Engineer asks for patience
The county’s newly hired engineer hopes people will be patient. The county’s poorly maintained roads and recent flood damage have left him with plenty on his plate.
“We need to use the resources we have to fix the problems in priority,” Brice Goebel said. “There’s so much to be fixed, it’s not going to be fixed right away.”
At issue, Goebel said, is the fact that the county has 1,600 miles of road, 200 of which are paved, 600 of which are rock, and 800 of which are dirt. The county has limited resources, in terms of equipment, help, and money.
“That’s what we have to deal with,” Goebel said.
Recent flooding might be a catalyst for disaster relief funds, but that has to be decided after full documentation is made of flood damage. The department is busy documenting damage now. Federal or state agencies could provide assistance with the expense of repairing flood damage, but it isn’t yet known how much money will be provided.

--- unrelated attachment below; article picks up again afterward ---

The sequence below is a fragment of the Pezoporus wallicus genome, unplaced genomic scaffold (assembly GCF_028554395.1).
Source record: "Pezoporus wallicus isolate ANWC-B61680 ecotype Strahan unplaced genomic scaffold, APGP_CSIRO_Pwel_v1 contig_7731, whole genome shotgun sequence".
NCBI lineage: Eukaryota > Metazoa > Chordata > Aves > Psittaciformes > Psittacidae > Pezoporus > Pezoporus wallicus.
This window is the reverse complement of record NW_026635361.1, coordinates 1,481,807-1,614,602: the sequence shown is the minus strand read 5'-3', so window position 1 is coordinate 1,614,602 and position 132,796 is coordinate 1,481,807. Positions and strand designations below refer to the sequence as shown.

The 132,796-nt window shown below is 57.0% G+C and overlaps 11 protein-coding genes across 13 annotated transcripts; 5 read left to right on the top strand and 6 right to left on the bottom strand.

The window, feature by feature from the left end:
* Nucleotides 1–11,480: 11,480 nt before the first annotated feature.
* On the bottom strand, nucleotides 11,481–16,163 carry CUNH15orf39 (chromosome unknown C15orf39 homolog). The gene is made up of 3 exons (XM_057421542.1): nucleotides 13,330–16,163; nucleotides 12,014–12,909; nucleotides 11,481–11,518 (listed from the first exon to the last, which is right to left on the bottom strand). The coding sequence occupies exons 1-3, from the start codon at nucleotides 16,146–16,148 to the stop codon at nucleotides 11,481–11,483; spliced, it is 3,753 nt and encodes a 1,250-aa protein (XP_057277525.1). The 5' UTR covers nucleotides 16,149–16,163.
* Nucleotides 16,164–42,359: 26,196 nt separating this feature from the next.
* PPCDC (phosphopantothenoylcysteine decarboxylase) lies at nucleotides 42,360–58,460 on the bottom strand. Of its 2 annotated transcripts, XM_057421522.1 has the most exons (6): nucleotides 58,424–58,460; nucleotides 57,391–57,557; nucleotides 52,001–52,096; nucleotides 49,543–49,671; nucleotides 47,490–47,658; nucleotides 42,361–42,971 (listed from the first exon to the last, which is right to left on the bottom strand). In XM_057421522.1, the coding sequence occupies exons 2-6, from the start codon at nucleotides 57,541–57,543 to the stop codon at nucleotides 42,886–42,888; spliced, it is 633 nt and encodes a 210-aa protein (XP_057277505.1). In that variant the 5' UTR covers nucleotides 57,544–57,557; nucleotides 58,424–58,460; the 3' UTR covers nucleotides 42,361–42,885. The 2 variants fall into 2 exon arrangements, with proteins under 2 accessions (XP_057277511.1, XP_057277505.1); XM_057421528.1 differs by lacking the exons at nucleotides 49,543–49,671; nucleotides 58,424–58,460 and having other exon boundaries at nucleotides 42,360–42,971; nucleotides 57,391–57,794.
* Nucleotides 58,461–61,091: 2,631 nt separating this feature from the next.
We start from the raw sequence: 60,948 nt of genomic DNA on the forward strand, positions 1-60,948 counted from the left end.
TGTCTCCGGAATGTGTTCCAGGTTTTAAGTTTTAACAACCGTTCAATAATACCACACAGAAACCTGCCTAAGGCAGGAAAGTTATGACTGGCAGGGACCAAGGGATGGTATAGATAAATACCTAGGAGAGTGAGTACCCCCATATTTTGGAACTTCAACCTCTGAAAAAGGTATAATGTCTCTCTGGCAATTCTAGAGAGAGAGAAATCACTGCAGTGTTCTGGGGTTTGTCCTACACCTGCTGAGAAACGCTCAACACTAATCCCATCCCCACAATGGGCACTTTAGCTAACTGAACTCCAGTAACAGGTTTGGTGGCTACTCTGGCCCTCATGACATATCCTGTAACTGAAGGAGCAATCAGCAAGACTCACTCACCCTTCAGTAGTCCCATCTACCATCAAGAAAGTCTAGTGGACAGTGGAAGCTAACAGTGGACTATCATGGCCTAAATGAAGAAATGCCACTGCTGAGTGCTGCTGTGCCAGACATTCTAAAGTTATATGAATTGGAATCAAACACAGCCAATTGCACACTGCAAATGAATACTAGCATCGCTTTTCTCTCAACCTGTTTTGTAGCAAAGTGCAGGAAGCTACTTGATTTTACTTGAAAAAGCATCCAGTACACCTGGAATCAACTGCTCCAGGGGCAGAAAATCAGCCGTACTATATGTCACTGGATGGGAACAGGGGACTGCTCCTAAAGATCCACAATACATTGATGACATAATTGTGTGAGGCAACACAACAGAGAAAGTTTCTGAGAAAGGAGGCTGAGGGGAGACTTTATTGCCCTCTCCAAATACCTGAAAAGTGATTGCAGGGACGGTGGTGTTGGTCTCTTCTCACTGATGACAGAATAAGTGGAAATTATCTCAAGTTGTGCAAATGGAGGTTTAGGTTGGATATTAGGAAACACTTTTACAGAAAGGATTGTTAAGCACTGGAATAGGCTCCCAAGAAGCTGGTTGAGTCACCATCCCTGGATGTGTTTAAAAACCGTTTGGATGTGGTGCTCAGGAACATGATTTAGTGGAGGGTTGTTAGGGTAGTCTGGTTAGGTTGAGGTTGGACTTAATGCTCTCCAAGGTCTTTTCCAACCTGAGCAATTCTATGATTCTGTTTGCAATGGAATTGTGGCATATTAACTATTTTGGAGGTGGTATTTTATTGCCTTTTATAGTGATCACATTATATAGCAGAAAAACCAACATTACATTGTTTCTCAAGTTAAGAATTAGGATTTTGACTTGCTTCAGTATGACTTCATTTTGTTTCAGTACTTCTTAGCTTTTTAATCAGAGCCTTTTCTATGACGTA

“Roads are one thing,” Goebel said. “Bridges add more to it.”
After assessing flood damage, Goebel said he and the road and bridge department will draw up a long-range plan for needed repairs.
In the meantime, he hopes county residents will give the road and bridge department a chance to get things turned around, he said.
“We’ve got to keep paved and rock roads going, and got to work on dirt roads,” he said.
Goebel has worked for Kansas Department of Transportation in Dighton and Marion. He has also worked for King Construction in Hesston, Koss Construction in Topeka, the Nebraska Department of Roads, M.J. Hughes Construction in Tulsa, Bruce Davis Construction in Emporia, and LPR Construction in Loveland, Colorado. He and his family have lived in Marion County since 1996.
Last modified June 12, 2019